Claire passed Deborah a note card, one they’d written ahead of time. “Breathe. He’s a snake. Breathe.” Claire had added another line: “JA only cares about what happened Sat. nite.”
Between breaths, Deborah tried to convince herself that this was true. Will had completely misstated what happened between them. But even if she’d used those exact words, so what—it didn’t undercut her testimony or Liddie’s. Might even help. She wouldn’t award them any points, but she wasn’t taking any away, either.
Lucinda Baxter was the only person who made her statement standing not at her seat but directly in front of the JA. Briefcase in one hand, she walked up to the front table and touched the sheets with the Polaroids. “May I, sir?” Peters removed his glasses and nodded.
“These photos do seem alarming—but one has to ask, are they authentic?” Baxter put them back down on the table and clicked open her briefcase, whose top immediately popped up. One by one, the attorney pulled out what looked like yearbooks. “In my hand are the yearbooks from Cleveland Heights High School, years 1976, 1977, and 1978. As you will see on the pages I’ve marked, Miss Deborah Borenstein was a member of Thespians on the Heights each of those years, specializing in”—and here she opened one of the books to a page marked with a scarlet square of paper—“productions and stage makeup.”
Despite Claire’s efforts to restrain her, Deborah was on her feet. Stage makeup! The most she’d ever done was rouge and face powder, a beauty mark! Who needed bruises in Oklahoma and Bye Bye Birdie?
“Please, Miss Borenstein.” The JA held up his hand. “You will have another opportunity to speak in just a moment.”
Deborah saw points stacking up on the other side. Her pencil skittered somewhere on the floor.
“The possibility of fabricating evidence becomes more likely, Mr. Peters, when combined with the reality that Miss Borenstein has an ax to grind.” Once more, Lucinda Baxter, tilting slightly forward on the toes of her three-inch high heels, popped the lid of her briefcase. Liddie jolted in her seat at the sound. This time, the attorney drew out a thin booklet.
“This document, sir, entitled ‘Stop It Now,’ is a screed against men, written by Miss Borenstein for a militant group she organized. I offer one excerpt as evidence of the kind of strident sexism it contains, and I quote: ‘All men have rape fantasies. All men are potential rapists. All men are capable of wielding the penis as a weapon of war.’”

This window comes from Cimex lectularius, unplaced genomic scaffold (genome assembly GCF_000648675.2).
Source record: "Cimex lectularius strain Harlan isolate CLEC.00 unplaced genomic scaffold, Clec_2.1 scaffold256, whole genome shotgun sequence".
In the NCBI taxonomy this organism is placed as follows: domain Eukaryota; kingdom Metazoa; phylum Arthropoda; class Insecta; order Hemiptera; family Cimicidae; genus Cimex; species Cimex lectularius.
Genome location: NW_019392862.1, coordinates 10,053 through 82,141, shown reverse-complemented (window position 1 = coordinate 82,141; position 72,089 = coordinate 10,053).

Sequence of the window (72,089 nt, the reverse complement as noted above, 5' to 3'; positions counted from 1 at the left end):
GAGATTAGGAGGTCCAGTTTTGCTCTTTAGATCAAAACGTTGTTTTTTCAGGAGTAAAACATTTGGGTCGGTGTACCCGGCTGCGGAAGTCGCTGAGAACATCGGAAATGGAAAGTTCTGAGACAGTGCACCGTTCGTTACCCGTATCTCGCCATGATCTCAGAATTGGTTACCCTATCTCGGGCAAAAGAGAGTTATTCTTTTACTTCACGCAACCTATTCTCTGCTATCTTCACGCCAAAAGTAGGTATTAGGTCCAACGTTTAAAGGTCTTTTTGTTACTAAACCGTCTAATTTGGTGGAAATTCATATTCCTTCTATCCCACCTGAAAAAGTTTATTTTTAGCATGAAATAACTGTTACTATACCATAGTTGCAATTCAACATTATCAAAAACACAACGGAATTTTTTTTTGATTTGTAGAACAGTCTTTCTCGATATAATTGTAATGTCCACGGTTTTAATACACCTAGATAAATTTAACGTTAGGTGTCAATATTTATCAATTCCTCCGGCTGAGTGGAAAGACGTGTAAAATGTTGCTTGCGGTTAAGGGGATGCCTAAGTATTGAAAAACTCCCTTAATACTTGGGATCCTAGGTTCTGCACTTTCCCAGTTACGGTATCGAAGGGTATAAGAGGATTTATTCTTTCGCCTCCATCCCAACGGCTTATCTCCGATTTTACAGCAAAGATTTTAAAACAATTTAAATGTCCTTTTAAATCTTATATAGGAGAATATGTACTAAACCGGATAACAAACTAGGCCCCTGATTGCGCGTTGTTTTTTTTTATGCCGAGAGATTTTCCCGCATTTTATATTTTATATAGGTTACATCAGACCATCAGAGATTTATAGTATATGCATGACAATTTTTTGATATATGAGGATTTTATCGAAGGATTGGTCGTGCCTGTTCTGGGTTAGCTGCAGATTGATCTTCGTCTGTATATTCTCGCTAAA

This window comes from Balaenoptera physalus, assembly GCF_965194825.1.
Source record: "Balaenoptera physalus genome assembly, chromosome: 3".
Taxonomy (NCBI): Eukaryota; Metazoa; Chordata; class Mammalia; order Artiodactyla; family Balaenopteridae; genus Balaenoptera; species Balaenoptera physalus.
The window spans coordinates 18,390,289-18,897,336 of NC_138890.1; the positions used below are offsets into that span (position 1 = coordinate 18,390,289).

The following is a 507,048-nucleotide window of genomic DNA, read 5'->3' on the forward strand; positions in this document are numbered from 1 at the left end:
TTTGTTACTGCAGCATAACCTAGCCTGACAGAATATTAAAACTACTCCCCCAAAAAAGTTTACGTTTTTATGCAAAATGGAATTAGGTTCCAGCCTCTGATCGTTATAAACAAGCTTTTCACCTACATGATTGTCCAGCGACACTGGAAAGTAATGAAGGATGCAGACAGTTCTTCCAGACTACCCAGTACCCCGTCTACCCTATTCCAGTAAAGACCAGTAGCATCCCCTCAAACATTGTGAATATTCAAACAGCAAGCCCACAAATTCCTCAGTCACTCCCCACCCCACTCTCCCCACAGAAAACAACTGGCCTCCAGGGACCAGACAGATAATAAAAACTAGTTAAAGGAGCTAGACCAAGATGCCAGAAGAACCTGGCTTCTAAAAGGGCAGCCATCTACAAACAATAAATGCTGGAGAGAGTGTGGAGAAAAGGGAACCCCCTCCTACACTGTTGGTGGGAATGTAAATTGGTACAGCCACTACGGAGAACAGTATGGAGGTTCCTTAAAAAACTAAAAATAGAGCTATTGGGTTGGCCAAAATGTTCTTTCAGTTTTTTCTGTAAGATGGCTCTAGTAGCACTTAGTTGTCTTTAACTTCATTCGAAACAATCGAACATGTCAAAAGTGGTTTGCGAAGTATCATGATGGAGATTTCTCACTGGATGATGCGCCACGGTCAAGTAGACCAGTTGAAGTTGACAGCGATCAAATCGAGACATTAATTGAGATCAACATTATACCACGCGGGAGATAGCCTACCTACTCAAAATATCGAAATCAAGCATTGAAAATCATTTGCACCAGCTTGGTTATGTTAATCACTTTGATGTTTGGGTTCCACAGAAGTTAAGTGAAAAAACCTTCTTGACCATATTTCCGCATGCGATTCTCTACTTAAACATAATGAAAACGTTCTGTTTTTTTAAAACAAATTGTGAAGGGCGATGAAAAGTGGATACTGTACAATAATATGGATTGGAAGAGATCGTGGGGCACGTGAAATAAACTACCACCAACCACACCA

Deborah could hear Claire scribbling but was simply incapable of doing anything other than keeping herself upright in her seat.
“Judicial Administrator Peters, as someone who has worked hard to reach my position in life, I must say this kind of document offends me and many other women. But the sentiment isn’t limited to writing. As part of my preparation for today’s session, I interviewed the dean of student services about whether there’d been any publicity or threat of publicity regarding this proceeding, in contravention of the rules. Dean Biddle mentioned that Miss Borenstein had paid him a visit and made statements implying that her militant group would take action if Miss Golmboch were not awarded an extension to take her exams.”
Lucinda Baxter added the slim booklet to the pile of yearbooks and tossed the Polaroid display on top, as if she were about to start a bonfire. “Given the lack of any independent medical analysis, the likely fraudulent photos, and the motive for false accusation, I respectfully submit that these charges be dismissed. I trust the university has appropriate procedures for filing complaints for perjury and slander, which Mr. Quincy will avail himself of.”
Surely there had been oxygen in the room when the session began. Deborah managed to rise from her seat. She managed to speak without moaning or screaming. She addressed the nature of the plays she was involved in back in high school, actors without a single bruise, how limited and amateur her role had been. She sat down again without collapsing. When the others left, she walked out with them. She allowed Claire to accompany Liddie back to their room.
And then Deborah walked to the gorge, curled up against a fallen tree, let the snow pummel her, and howled.